A few weekends ago (5/5-6/18) the Monrovia Association of Fine Arts (MAFA) held its first Juried Art Show at the Monrovia Historical Museum in Monrovia, CA.
(The Historical Museum building was at one time the entrance to the city swimming pool. In my youth I swam there many a summer back in the 1960's. For twenty cent you could swim all day. Now the boys and girls locker rooms are sectioned into mini dioramas highlighting the city's rich history with photographs and artifacts from the late 1800's onward. The pool has been cemented over into a patio forever burying an era. Before I go off on a tangent, let me get back to the Art Show:- ).
I entered the latest piece to be completed a 29" x 23" pen and ink drawing entitled 'Wedding Photo 1930'. (more details about this piece can be read on my blog dated Thursday February 8, 2018).
Sunday evening when I picked up the artwork from the museum Christine had another certificate for me.
I get comments on my pen and ink work. The commentary usually revolves around the details in the piece and the fine (0 point Koh-I-Nor drafting pen) cross hatching lines that make up the shading.
It is not how much work is involved, it takes about a year to complete one of these pieces.
The story telling potential is what I see in a photograph. The 'details and line work' are there to support the story(s) being told in the illustration.
The anatomy of pen and ink line work..
This was the set up for a wedding photo to be taken as people gathered on and around the bleachers.
I am always on the lookout for a picture to 'jump start' my imagination.When I first saw this picture i I immediately saw the stories it held.
I realized long ago "there is nothing new under the sun" as Solomon pointed out. My time is not spent trying to 'think up' something original, there is a wealth of ideas and concepts just waiting for a new twist on an old idea.
It is what you do with the subject matter that counts. The camera and bleachers would unfold it's story (taking a photo) within the many mini-stories taking place.
To truly make your artwork a labor of love, you must invest yourself in the project. You must have something to 'say' through it.
This is the kind of wedding and festivity my wife LaVonne dreamed about.
We got married while I was in college. From Monrovia she rode a Grey Hound Bus 245 miles to the University of Nevada, Las Vegas.
I got a friend and fellow football player Milton Leonard, to drive us downtown to the courthouse for the ceremony. There in this little room we stood with this grizzled old man, the justice of the peace, his wife, Milton and a woman we did not know (to be a second witness) reciting vows that have lasted 46 years as of last January. Agapeo love for sure. The details of this is another story for another day :- ).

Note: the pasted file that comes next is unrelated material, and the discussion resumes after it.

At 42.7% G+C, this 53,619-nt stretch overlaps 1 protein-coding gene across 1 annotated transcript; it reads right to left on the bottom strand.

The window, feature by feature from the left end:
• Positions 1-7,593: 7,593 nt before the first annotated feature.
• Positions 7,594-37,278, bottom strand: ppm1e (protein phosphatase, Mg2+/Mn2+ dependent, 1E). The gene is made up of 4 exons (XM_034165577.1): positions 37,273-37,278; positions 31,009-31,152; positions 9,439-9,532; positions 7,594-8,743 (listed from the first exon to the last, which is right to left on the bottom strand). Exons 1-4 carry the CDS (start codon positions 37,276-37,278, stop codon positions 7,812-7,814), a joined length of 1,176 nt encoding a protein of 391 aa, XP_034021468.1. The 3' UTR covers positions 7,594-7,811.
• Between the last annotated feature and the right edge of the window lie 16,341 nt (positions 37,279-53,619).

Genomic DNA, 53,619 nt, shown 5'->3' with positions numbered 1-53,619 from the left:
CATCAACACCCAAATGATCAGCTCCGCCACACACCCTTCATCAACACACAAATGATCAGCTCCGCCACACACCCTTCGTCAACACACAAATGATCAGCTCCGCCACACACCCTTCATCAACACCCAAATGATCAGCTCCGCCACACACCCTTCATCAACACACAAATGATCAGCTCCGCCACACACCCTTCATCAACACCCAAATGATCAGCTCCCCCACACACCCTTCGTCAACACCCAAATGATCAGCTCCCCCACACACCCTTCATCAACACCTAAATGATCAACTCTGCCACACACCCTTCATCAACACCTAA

As wedding that could have been ours in a different time and place is now captured in pen and ink.
One of the many questions that needed to be answered...what kind of cameras would have been in use in that time period?
small thumbnail drawings put on scraps of paper exploring the possibilities of believably and entertainment.
Position the cameraman (below) would likely have been in from different viewpoints.
These drawings would help me figure the balance ,weight distribution and lean of the final position of the cameraman...
...should the cameraman's head be seen at all? perhaps a more interesting background building...these thumbnails helped me a plan the composition...
Watching old black and white movies and looking at vintage photographs helped me get the feel and look of 1930's era clothing, hair styles and hats...
Always carrying a sketchbook allowed me to jot down ideas wherever and whenever I got an inspiration related to the planning of the piece.
Mid way down (A) the idea of a lady spanking her child (this is 1930 not 2018)...(B) bottom, a lady falling and a lady being helped up. I would build the attendees around their actions.
If I can get these three extremes of action to work properly then the rest of the characters, no matter their facial expression or movements will seem normal.
Faces of family, friends and miscellaneous people out of my imagination make up this wedding party and yes the bride and groom are a young Ron and LaVonne.
The dress and tuxedo are patterned after these styles...
look closely at the illustration, the tuxedo is about a size or two too big for the groom, drawn that way on purpose.
Was it the only one close to his size for rent, was it borrowed from friend or relative?...who knows his story?
Another idea (below) I entertained was to have workers in the background repairing the roof on the church. Penciled them in but a closer look revealed they did not add anything to the composition or entertainment value and would be distracting.
An idea that did find it's way into the illustration was this tree to balance off the left side of the illustration.
Even a tree has questions to be answered. Of the many kinds of trees that populate our planet, what kind should it be? with or without leaves will give insight to what time of year it is. Would it be with birds or other animals that make trees their homes.
Before pen touches paper much thought and planning should go into any piece of art.
Details from 'Wedding Photo 1930'...
finished/framed (below) and work in progress(right).
until next time...